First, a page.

Superior Vena Cava Syndrome. From the Bronchus to the VesselReport as inadecuate

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Diagnostic and Therapeutic Endoscopy - Volume 4 1997, Issue 2, Pages 83-93


Division of Pneumology, Department of Internal Medicine I, Medical School (Charité), Humboldt-University, Berlin, Germany

Division of Interventional Radiology, Department of Radiology, Medical School (Charité), Humboldt-University, Berlin, Germany

Received 26 December 1996; Revised 10 March 1997; Accepted 8 May 1997

Copyright © 1997 Hindawi Publishing Corporation. This is an open access article distributed under the Creative Commons Attribution License, which permits unrestricted use, distribution, and reproduction in any medium, provided the original work is properly cited.


This paper addresses the diagnosis and management of superior vena cava syndrome(SVCS) due to malignant intrathoracic tumours. Diagnosis of SVCS is usually establishedby bedside examination. Chest X-ray and computed tomography may be helpful, but thecavography remains the “gold-standard”. Other imaging techniques (MRI, nuclear flowstudies) are more of scientific interest. Bronchoscopy helps to evaluate the risk of pulmonarycomplications and endoscopic procedures often lead to histological findings. In thetreatment of malignant SVCS surgery, radiotherapy, and chemotherapy have been successfullyused. The placement of a vascular stent might be an additional or alternative possibility.There are no conclusive indication criteria and no conclusive regimen concerningpost-stenting anticoagulation. From all reported results and published papers we draw theconclusion that the immediate effects of stent implantation and the long-term results oftumour-specific therapy are complementary to one another. The stent dilates the localvenous stenosis while tumour-specific therapy has a general effect on the vascular andrespiratory situation in a multi-therapy concept.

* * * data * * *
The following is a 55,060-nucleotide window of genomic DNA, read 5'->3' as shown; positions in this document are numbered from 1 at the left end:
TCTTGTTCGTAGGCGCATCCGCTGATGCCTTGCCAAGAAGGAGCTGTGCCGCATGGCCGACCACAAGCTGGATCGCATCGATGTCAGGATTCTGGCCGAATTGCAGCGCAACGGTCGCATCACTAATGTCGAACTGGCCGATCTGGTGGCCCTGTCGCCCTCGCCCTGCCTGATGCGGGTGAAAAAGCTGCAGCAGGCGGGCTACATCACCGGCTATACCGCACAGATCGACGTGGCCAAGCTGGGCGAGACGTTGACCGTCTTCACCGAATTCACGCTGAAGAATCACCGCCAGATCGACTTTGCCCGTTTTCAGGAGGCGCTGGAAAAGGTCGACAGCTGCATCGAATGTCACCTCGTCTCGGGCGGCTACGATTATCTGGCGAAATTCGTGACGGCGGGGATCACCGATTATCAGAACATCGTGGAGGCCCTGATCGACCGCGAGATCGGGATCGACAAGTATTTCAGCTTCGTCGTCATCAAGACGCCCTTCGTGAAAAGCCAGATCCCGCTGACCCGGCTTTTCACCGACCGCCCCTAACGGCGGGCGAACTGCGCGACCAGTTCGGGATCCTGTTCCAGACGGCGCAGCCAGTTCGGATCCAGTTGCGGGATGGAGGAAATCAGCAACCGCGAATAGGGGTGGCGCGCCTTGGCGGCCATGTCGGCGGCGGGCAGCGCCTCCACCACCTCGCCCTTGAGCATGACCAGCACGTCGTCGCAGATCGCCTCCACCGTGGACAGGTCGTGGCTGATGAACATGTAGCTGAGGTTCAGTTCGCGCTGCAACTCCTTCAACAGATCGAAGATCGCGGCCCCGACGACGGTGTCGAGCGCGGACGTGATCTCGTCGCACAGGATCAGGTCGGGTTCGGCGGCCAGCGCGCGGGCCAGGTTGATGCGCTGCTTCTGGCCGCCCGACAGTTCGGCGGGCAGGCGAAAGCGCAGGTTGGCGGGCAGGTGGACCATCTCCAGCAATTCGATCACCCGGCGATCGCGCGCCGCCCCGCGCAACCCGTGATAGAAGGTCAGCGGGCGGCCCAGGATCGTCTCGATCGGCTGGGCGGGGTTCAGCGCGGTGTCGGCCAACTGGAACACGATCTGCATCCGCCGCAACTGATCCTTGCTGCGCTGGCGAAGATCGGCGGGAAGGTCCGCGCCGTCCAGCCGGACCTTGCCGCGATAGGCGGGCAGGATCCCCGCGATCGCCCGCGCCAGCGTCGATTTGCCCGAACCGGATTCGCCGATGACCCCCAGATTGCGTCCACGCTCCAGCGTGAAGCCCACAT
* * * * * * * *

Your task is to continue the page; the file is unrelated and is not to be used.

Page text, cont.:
Author: C. Witt, B. Schmidt, A. C. Borges, W. Doerffel, G. Baumann, and P. Romaniuk



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